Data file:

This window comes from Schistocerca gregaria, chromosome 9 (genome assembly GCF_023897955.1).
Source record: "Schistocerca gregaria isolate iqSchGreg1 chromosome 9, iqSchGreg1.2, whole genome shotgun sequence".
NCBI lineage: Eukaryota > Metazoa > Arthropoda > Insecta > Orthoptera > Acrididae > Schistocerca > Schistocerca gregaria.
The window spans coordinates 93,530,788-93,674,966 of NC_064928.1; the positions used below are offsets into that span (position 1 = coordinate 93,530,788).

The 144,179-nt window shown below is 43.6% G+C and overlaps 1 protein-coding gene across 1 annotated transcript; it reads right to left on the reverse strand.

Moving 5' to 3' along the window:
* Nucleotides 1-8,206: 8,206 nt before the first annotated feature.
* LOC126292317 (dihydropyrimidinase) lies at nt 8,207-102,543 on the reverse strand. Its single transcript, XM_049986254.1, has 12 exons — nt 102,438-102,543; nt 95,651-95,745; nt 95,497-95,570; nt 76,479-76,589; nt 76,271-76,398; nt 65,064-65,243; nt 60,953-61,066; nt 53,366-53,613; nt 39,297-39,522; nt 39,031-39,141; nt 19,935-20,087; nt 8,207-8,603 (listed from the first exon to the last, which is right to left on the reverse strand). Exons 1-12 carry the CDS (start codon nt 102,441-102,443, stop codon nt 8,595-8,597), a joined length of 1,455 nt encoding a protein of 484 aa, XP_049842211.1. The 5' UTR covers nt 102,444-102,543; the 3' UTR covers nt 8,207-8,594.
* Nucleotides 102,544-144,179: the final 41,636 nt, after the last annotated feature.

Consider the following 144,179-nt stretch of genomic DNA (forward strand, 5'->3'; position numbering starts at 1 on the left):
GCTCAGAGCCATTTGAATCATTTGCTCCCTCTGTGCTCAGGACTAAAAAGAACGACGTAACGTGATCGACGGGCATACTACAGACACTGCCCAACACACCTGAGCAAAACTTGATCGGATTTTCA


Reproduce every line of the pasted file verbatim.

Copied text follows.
This window comes from Schistocerca gregaria, chromosome 9 (genome assembly GCF_023897955.1).
Source record: "Schistocerca gregaria isolate iqSchGreg1 chromosome 9, iqSchGreg1.2, whole genome shotgun sequence".
NCBI lineage: Eukaryota > Metazoa > Arthropoda > Insecta > Orthoptera > Acrididae > Schistocerca > Schistocerca gregaria.
The window spans coordinates 93,530,788-93,674,966 of NC_064928.1; the positions used below are offsets into that span (position 1 = coordinate 93,530,788).

The 144,179-nt window shown below is 43.6% G+C and overlaps 1 protein-coding gene across 1 annotated transcript; it reads right to left on the reverse strand.

Moving 5' to 3' along the window:
* Nucleotides 1-8,206: 8,206 nt before the first annotated feature.
* LOC126292317 (dihydropyrimidinase) lies at nt 8,207-102,543 on the reverse strand. Its single transcript, XM_049986254.1, has 12 exons — nt 102,438-102,543; nt 95,651-95,745; nt 95,497-95,570; nt 76,479-76,589; nt 76,271-76,398; nt 65,064-65,243; nt 60,953-61,066; nt 53,366-53,613; nt 39,297-39,522; nt 39,031-39,141; nt 19,935-20,087; nt 8,207-8,603 (listed from the first exon to the last, which is right to left on the reverse strand). Exons 1-12 carry the CDS (start codon nt 102,441-102,443, stop codon nt 8,595-8,597), a joined length of 1,455 nt encoding a protein of 484 aa, XP_049842211.1. The 5' UTR covers nt 102,444-102,543; the 3' UTR covers nt 8,207-8,594.
* Nucleotides 102,544-144,179: the final 41,636 nt, after the last annotated feature.

Consider the following 144,179-nt stretch of genomic DNA (forward strand, 5'->3'; position numbering starts at 1 on the left):
GCTCAGAGCCATTTGAATCATTTGCTCCCTCTGTGCTCAGGACTAAAAAGAACGACGTAACGTGATCGACGGGCATACTACAGACACTGCCCAACACACCTGAGCAAAACTTGATCGGATTTTCA